State drops child-neglect citation for mother who let her kids play outside

Jeffrey Schwab

Jeffrey Schwab is a staff attorney with the Liberty Justice Center.

Jeffrey Schwab
December 21, 2015

State drops child-neglect citation for mother who let her kids play outside

An inadequate-supervision case recently dropped by the Illinois Department of Children and Family Services reveals why the department must reform its policies regarding what constitutes child neglect.

The Illinois Department of Children and Family Services, or DCFS, has dropped its finding of child neglect against an Illinois mother who let her children – ages 5, 9 and 11 – play outside in a park next to their home. In 2013, DCFS entered an “indicated finding” for inadequate supervision against the mother, Natasha, even though she could see her children from her apartment window and checked on them every 10 minutes.

After over two years of fighting in court, DCFS has dropped the finding against Natasha and, pursuant to a court order entered Dec. 11, expunged her record. DCFS spokesman Andrew Flach reported that DCFS Acting Director George Sheldon, who was appointed by Gov. Bruce Rauner earlier this year, “will be taking a closer look at similar cases to ensure that we allow caretakers to be prudent parents and considering changes to Department rules and procedures,” according to the Chicago Tribune.

This is great news both for Natasha and for Illinois parents. The “inadequate supervision” rule adopted by DCFS is problematic. For example, it provides 21 factors for investigators to consider when looking into an allegation – such as the age and mental development of the child, frequency of occurrence, duration of the time the child is left unattended and time of day – but doesn’t provide any guidance on how to weigh these factors. The rule also gives great discretion to investigators to apply the factors, leading to a disparity in outcomes.

As the Family Defense Center – a nonprofit organization in Chicago that advocates for families treated unfairly by child protection agencies and which represented Natasha in this case – points out, the state disproportionately indicates for inadequate supervision those with little power or privilege: poor people, minorities, immigrants and women.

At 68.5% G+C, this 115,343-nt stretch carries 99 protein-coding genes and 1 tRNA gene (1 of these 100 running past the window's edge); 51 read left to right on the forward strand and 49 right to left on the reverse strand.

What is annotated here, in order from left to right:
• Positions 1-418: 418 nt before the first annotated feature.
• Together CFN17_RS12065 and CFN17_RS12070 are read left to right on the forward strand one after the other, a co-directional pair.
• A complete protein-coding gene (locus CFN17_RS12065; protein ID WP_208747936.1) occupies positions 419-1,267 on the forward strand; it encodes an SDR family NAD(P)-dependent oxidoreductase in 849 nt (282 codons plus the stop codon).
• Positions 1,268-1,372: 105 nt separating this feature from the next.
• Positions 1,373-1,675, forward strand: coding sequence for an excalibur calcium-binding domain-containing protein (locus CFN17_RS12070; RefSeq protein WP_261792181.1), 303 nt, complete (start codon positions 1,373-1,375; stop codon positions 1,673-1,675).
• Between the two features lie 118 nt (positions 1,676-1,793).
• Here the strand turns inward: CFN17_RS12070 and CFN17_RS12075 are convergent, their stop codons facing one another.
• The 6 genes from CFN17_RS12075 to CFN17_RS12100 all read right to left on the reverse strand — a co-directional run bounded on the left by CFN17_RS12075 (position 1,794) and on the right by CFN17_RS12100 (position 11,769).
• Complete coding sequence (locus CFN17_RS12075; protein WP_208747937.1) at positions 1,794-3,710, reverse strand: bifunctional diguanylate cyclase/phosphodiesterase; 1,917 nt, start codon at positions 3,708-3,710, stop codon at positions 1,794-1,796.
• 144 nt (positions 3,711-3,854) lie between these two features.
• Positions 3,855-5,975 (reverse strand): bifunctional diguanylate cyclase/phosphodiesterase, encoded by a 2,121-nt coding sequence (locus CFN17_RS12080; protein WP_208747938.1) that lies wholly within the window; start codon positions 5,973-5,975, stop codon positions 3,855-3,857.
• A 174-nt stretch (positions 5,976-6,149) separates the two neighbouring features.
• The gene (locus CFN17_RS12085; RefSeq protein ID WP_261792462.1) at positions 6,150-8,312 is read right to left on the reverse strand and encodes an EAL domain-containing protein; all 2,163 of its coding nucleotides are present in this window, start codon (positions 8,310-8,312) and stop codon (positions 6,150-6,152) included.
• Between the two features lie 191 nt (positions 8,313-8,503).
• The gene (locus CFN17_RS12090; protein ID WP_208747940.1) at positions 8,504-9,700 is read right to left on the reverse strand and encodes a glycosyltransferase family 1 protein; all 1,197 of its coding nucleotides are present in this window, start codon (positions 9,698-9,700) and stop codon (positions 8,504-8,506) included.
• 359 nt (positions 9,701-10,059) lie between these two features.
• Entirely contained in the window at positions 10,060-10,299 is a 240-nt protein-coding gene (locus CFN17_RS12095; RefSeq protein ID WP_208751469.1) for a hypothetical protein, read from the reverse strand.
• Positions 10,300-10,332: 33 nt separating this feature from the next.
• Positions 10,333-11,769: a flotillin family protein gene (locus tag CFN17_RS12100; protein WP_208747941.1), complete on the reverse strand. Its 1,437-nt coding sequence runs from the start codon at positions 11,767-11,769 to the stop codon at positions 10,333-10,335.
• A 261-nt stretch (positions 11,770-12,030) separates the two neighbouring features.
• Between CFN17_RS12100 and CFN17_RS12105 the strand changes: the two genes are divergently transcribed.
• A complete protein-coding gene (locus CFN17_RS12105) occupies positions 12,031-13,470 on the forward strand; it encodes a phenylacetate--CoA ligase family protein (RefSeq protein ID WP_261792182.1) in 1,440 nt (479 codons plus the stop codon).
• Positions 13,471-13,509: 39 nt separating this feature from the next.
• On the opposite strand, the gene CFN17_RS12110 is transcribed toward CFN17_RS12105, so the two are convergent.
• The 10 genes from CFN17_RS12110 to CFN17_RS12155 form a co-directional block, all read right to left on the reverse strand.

Now that DCFS has recognized that its regulation is problematic, it should consider changes that would better serve Illinois parents and children. The Family Defense Center provides four policies DCFS could adopt:

  1. Establish a presumptive age at which children can be left alone, with straightforward guidelines and training to teach investigators how to determine when a child is not sufficiently mature to be left alone.
  1. Provide additional procedural steps for investigations.
  1. Provide clear guidelines and training for investigators regarding determining the likelihood of harm to the child as a result of inadequate supervision.
  1. Provide alternative interventions in response to families’ needs.

All parents have to make decisions about when and whether to leave their children alone based on different factors, including values, need, and the children’s abilities and maturity levels. Parents have the right to transmit their own values to their children, and parents – not government workers – are the best people to determine their own children’s abilities and maturity levels. Furthermore, parents who have to make decisions based on need or due to lack of resources shouldn’t be punished or have their relationships with their children disrupted by the state. These reforms would go a long way toward respecting parental choice, children’s abilities and the needs of parents.

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